Fire alarms blared throughout the ship as Shane unbuckled himself from his bed and scrambled out of his bunk. He pushed off the frame toward the wall where the emergency breathing masks were stored. Quickly, he stuck one on his face, then grabbed another. Kula appeared at the hatch, and Shane handed him the second mask.
“Fire in the hydroponics compartment,” Flight Engineer Maria’s voice called through the ship’s comms.
Shane and Kula both retrieved a fire extinguisher then pushed toward the hydroponics compartment.
A long row filled with small green plants divided the compartment with square planters, tools, and seeds on the end opposite the hatch. The rightmost corner was where the fire raged. Commander Janice was already fighting the blaze with a fire extinguisher. Shane and Kula rushed toward it and sprayed a sustained blast of foam. The fire rapidly shrunk until it fizzled out and died. Choking smoke clung to the ceiling, and spherical globs of gray drifted through the compartment, but the ship’s atmospheric systems kicked in and dissipated it. Soon the air was safe to breathe again. The three of them quickly pulled the masks from their faces. John and Archie came through the compartment’s hatch with their masks on and an extinguisher in their hands.
Janice raised a placating hand toward the new arrivals. “Stand down,” she said. “Everything’s under control here.” A moment later, the alarms ceased. John and Archie breathed a sigh of relief.
“Doesn’t seem like we lost anything important,” Kula said, looking toward the burned area in the corner.
“No, there’s nothing vital down here,” Janice noted. “The plants are mostly here to assist with oxygen reclamation and CO2 disposal. They take a little of the load off the system, but it can function fine without them.”
Shane indicated a charred plant. “I don’t think oxygen reclamation was the only purpose of this one,” he said. He leaned forward to get a better look at it. “What is that, a tomato plant?”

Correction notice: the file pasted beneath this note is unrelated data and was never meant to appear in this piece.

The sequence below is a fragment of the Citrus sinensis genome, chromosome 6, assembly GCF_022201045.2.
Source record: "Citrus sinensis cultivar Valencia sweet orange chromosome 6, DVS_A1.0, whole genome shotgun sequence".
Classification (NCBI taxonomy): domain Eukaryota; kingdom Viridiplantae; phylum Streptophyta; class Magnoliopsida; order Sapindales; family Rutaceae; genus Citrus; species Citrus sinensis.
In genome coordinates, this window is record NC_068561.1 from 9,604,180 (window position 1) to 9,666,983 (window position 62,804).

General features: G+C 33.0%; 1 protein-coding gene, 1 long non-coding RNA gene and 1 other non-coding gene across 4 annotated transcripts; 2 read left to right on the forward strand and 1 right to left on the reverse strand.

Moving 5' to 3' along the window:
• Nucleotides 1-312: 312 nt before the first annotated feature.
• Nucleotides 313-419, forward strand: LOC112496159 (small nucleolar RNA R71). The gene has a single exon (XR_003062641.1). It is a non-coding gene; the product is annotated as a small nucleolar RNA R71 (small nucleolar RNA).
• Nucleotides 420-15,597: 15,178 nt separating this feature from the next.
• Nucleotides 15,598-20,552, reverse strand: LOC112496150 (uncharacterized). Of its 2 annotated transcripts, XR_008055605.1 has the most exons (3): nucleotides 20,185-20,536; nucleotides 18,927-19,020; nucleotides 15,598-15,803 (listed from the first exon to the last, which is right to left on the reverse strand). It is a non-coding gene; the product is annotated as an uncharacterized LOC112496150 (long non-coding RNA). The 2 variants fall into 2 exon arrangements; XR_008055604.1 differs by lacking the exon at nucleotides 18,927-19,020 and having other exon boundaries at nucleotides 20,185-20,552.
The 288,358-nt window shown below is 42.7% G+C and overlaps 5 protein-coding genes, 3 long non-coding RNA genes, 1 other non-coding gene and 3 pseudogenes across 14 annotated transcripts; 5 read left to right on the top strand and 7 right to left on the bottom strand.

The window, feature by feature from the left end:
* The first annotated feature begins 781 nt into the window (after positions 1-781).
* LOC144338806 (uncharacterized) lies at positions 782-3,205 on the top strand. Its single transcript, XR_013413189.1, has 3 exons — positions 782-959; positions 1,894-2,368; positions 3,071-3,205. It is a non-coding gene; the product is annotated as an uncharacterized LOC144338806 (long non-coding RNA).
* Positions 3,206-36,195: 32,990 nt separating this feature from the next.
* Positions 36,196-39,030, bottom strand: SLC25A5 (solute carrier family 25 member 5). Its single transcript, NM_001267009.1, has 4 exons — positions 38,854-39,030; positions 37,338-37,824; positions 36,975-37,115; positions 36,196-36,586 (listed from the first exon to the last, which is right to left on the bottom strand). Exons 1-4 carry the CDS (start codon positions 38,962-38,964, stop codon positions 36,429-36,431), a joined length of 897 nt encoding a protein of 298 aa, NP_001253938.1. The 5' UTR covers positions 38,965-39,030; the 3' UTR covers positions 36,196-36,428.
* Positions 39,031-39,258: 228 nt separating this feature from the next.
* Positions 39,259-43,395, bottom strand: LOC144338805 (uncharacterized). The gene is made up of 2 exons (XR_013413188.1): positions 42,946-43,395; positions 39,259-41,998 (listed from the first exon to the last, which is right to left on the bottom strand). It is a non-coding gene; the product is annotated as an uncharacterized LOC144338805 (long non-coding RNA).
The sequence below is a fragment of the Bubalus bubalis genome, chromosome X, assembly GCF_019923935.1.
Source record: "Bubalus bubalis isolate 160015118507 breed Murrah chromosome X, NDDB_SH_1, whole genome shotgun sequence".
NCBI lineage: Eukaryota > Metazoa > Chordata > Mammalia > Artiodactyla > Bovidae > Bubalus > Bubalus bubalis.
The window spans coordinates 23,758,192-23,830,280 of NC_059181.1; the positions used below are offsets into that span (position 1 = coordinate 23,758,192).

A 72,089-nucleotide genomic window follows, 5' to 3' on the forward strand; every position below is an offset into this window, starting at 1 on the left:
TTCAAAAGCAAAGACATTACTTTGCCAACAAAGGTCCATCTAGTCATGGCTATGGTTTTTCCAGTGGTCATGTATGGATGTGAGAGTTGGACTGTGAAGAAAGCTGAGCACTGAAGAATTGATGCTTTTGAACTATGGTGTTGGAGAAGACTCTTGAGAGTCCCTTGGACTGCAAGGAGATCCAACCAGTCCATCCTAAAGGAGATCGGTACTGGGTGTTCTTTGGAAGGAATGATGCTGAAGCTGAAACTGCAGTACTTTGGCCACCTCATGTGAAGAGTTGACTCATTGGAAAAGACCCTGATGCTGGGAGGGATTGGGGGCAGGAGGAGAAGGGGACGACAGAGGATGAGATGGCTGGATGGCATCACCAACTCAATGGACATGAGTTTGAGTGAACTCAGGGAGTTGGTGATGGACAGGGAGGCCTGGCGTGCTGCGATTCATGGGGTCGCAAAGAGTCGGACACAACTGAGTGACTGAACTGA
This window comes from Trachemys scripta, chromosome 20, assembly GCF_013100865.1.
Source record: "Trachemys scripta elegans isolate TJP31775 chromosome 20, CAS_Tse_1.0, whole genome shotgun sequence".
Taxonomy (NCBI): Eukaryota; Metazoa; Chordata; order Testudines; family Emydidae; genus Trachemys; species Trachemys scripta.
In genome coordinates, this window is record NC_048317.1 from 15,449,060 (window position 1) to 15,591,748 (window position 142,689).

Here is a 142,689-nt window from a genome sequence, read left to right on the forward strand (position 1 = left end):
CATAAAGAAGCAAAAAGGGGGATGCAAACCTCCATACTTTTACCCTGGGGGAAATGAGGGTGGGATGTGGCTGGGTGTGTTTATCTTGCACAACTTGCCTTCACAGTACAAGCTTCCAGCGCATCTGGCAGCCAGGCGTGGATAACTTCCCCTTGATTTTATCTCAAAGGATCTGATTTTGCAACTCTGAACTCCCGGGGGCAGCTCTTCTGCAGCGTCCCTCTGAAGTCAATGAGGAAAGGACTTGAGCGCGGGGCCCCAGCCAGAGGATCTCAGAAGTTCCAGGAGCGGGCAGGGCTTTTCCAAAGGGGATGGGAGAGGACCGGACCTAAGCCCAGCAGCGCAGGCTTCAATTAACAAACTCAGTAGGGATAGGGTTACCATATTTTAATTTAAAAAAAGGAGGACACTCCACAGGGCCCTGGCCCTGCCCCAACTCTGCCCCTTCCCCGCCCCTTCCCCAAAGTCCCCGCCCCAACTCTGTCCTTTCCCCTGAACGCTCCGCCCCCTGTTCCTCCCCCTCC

“I believe so,” John said. “There was some extra unused space in this compartment, so I decided to fill it with food bearing plants. You know, so we’d have something fresh to add to our rations for a meal or two.”
“Well, I don’t think it’ll be doing that,” Archie said.
“The next box has some potato plants, but they look okay. So, at least there’s that.”
“And the whole we’re not going to die in the cold of space,” Archie said dryly.
“This is Janice,” Janice said, putting her hand up to her ear to communicate with the command deck. “There was a fire, but it’s been taken care of.” She pushed off toward a less crowded area of the compartment to talk.
“Alright,” Shane said. “If there’s nothing else that wants to kill us, I’ll be in my bunk. Wake me if you need help fighting off a giant space squid.”
Shane pushed into the gym compartment. Calling it a gym gave the impression it was much bigger than it really was. It was more of a closet where most of the equipment folded out of the wall. He climbed onto the treadmill, and after clipping on the straps that would hold him on it while he ran in a 0G environment, he began exercising.
There was a mandatory allotment of time everyone aboard the Midas was required to spend exercising in a 24 hour period. They were in a 0G environment, and failure to properly exercise would result in bone and muscle loss and atrophy. It could become so bad that when that crew member returned to Earth norm gravity, they couldn’t walk. Their muscle strength would eventually return to their bodies, but it would take weeks of physical therapy and exercise.
After the treadmill, Shane used a stationary exercise bicycle before ending his regiment with upper body and arm exercises. He dried himself off and applied a body deodorant stick so his BO wouldn’t overpower the other crew members. From the gym, he moved into the lounge. He grabbed a pouch of orange juice and settled on a tube of cinnamon roll. Despite the contents of every food tube having the same pudding-like consistency, the substance tasted remarkably similar to the food it represented. He didn’t know what it was made out of, but he guessed he probably didn’t want to. As long as it was somewhat palatable, he didn’t care.